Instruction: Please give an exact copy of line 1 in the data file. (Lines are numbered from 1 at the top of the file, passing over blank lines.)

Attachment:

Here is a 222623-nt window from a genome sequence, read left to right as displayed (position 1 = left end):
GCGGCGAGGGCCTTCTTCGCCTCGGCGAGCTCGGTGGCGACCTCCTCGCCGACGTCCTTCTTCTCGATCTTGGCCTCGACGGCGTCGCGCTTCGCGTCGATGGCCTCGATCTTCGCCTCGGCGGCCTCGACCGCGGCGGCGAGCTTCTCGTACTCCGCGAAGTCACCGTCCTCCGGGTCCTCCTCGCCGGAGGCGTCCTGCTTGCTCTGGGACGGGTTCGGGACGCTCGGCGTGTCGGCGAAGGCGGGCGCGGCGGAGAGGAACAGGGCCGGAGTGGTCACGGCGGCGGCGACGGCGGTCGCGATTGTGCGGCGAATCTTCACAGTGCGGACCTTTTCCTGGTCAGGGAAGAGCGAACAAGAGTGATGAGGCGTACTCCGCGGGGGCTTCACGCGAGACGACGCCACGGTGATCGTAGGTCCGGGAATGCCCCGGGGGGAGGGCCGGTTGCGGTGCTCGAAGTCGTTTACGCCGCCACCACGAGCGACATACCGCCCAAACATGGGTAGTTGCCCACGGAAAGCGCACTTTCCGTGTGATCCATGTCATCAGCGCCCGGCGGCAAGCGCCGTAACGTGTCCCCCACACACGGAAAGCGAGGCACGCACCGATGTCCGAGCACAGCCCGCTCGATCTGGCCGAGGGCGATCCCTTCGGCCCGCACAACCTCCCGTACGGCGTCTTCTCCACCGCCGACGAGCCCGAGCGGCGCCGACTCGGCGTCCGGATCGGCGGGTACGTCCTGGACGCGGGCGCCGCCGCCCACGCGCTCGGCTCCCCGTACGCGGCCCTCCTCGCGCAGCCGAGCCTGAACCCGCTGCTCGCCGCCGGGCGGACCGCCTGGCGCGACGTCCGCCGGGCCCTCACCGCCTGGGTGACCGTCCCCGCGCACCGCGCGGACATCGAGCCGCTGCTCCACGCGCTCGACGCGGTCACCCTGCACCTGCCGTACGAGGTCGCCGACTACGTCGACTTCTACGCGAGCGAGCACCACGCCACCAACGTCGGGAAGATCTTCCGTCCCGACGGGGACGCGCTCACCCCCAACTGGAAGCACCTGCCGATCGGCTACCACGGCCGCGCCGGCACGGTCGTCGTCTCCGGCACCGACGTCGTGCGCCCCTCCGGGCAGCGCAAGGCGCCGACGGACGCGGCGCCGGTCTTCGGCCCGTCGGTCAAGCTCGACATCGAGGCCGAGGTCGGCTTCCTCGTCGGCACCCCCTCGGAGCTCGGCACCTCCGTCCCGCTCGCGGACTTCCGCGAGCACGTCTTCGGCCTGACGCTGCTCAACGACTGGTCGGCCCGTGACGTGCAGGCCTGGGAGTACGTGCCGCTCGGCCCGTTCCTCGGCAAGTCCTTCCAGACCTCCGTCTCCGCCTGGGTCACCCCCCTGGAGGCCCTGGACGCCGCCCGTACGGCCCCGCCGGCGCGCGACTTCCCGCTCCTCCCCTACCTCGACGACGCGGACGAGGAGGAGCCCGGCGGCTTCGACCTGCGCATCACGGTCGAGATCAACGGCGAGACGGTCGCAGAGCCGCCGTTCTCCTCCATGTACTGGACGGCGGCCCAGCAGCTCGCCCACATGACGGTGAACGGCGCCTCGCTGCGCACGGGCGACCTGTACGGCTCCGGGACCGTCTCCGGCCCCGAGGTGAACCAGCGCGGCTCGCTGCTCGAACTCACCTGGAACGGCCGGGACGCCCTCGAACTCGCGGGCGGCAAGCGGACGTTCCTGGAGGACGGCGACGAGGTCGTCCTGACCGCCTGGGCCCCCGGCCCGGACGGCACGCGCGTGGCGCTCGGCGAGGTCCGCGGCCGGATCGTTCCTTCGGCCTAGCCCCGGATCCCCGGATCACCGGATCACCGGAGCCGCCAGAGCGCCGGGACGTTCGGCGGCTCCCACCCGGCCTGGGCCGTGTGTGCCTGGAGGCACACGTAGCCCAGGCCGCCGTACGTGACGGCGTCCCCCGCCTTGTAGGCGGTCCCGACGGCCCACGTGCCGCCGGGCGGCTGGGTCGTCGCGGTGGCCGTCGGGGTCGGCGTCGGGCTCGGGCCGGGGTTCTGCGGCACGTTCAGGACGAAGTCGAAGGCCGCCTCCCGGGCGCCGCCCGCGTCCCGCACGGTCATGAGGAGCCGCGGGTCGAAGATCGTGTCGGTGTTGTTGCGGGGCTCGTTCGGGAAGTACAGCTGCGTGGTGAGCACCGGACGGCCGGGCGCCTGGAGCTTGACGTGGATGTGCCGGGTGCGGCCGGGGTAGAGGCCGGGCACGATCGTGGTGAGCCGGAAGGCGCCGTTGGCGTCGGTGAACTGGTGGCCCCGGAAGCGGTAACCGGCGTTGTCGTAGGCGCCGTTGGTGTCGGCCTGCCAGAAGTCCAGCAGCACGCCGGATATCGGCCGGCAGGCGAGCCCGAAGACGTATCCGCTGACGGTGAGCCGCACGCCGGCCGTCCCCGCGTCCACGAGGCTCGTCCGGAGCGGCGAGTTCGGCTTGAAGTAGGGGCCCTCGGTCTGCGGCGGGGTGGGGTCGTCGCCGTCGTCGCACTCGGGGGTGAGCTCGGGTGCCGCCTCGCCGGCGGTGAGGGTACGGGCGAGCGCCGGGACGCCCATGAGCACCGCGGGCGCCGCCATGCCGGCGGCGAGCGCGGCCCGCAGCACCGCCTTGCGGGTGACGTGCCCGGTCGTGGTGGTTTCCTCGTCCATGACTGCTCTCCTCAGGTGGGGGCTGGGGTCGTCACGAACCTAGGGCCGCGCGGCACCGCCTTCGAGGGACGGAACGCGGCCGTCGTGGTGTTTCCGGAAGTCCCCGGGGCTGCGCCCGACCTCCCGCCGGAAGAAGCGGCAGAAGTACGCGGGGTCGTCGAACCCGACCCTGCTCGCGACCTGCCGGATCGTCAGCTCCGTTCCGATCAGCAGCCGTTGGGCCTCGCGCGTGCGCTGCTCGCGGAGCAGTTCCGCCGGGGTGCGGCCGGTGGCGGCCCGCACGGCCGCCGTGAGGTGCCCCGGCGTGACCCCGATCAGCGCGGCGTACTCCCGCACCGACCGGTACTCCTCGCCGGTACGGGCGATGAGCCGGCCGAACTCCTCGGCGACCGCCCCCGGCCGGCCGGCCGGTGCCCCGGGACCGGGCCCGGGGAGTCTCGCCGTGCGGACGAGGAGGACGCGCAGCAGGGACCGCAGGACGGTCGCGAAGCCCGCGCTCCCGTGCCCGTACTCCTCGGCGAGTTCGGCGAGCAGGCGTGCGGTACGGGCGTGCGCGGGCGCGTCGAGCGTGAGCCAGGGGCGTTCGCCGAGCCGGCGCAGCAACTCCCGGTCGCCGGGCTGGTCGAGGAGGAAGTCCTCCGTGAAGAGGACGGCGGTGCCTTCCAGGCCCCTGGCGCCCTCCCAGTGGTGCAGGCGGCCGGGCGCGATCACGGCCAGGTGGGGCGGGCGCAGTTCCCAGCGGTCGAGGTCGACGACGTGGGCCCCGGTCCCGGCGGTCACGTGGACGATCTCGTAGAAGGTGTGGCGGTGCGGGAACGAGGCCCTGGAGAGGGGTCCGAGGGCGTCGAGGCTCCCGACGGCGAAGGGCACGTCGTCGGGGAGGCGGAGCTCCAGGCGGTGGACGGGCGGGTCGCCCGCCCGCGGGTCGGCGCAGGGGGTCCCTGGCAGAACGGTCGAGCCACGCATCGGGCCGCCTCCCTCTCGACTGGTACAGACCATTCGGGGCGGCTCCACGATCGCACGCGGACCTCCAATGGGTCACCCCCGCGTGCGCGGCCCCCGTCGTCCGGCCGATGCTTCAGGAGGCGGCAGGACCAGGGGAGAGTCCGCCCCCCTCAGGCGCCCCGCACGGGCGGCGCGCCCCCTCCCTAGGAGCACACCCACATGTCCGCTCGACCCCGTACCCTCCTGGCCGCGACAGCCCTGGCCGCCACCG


Here is a 222623-nt window from a genome sequence, read left to right as displayed (position 1 = left end):